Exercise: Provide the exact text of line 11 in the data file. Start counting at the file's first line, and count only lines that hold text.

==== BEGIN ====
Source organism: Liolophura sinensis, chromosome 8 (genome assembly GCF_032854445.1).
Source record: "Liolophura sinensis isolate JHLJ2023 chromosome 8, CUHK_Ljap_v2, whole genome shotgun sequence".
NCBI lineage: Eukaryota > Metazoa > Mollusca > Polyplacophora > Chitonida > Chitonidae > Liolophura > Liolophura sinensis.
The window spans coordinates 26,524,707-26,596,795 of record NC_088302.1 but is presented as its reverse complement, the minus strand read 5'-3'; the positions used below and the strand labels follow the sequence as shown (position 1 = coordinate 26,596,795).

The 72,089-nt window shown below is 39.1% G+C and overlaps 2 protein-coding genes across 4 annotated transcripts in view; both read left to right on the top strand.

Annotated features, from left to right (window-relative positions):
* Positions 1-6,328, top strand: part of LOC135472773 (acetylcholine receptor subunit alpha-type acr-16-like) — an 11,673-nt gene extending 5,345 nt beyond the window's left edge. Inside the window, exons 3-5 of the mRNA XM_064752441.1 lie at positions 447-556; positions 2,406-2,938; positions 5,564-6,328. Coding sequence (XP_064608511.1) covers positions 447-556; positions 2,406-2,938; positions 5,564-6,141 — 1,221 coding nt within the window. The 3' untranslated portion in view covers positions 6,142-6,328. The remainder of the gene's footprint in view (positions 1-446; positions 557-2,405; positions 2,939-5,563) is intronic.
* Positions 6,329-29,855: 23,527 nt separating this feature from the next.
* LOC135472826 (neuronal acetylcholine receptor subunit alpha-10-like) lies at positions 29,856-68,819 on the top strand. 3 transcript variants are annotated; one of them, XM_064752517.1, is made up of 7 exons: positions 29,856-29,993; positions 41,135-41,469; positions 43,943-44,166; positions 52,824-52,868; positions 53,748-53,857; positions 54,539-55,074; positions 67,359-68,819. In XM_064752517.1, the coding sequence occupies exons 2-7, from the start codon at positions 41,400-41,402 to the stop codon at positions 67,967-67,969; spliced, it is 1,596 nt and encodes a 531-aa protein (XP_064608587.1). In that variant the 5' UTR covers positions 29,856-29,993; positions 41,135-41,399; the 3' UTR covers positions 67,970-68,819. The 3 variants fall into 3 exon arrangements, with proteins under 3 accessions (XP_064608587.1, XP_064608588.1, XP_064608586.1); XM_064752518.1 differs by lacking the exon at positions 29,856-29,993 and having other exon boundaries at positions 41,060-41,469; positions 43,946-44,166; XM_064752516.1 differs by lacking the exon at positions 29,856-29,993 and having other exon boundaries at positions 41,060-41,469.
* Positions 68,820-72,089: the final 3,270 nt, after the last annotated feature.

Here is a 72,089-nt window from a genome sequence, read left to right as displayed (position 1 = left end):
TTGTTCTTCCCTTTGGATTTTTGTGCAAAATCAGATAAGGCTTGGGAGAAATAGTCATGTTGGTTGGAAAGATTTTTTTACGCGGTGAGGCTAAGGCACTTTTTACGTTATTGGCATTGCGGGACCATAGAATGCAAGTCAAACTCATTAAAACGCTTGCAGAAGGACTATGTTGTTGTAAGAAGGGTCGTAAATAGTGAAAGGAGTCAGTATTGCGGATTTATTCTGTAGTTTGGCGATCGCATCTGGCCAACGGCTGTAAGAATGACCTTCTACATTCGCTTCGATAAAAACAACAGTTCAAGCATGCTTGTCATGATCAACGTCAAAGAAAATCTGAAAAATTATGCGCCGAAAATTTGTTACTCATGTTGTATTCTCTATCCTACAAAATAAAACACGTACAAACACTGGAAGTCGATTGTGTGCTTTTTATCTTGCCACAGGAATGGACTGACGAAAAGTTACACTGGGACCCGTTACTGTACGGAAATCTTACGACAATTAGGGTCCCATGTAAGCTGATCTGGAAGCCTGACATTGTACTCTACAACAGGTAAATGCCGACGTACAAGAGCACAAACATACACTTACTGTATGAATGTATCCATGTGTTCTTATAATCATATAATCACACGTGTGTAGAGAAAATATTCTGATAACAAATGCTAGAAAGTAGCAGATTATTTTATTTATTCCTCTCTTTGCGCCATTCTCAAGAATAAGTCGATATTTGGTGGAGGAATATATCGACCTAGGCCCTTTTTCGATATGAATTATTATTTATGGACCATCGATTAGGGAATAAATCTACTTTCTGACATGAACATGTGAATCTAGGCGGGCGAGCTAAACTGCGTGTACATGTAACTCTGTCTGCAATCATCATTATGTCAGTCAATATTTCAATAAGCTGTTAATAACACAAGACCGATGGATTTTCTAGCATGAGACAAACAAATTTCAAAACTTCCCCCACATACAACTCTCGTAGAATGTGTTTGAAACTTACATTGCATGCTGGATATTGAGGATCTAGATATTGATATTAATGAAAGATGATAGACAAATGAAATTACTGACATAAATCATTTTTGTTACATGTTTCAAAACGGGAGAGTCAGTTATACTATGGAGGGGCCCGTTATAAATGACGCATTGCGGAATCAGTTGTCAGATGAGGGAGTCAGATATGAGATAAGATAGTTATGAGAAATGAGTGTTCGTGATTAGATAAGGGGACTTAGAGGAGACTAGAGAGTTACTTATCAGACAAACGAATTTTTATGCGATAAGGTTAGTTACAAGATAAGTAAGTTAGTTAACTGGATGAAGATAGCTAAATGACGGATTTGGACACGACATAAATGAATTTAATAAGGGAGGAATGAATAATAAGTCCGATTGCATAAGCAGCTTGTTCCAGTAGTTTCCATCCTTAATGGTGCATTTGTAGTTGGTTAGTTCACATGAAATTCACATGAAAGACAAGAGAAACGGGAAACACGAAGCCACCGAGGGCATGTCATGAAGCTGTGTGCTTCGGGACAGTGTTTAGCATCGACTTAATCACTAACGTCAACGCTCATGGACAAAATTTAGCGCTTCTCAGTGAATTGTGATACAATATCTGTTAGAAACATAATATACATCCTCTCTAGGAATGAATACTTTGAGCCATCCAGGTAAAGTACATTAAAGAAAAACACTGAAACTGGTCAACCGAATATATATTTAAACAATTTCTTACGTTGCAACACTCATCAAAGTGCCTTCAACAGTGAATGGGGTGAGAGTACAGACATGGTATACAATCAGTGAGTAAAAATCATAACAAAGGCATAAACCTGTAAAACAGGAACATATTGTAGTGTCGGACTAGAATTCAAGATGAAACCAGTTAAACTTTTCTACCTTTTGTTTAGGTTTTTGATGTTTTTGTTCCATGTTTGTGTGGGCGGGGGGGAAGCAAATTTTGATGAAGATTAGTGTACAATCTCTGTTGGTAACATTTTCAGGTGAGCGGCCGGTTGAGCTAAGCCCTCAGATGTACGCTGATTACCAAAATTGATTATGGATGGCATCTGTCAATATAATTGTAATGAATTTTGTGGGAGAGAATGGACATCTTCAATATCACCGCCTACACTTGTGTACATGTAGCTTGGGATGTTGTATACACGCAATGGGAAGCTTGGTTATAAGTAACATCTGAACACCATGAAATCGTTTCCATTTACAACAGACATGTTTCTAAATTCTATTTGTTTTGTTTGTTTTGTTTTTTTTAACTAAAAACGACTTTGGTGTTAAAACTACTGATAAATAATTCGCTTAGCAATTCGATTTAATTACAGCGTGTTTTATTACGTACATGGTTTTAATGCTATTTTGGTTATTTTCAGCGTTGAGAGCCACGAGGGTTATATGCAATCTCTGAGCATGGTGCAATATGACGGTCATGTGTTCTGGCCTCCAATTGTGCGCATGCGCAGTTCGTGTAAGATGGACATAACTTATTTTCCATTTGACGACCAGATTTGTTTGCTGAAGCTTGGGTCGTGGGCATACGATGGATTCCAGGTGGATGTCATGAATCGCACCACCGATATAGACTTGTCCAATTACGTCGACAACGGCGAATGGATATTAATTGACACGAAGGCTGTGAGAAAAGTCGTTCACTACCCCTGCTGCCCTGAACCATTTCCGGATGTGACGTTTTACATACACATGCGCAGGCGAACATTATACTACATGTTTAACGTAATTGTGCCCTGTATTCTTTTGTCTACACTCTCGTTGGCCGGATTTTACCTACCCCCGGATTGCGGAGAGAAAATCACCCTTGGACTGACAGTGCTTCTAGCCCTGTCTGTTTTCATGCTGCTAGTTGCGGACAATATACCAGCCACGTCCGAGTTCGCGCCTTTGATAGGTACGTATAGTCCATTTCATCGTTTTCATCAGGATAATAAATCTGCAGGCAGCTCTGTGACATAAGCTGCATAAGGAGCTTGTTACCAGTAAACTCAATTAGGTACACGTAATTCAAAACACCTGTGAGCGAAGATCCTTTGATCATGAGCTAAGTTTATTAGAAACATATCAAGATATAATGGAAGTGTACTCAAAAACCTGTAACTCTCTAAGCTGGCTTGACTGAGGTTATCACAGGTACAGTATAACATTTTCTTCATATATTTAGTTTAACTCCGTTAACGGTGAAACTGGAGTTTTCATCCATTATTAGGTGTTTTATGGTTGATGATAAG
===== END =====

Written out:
Here is a 72,089-nt window from a genome sequence, read left to right as displayed (position 1 = left end):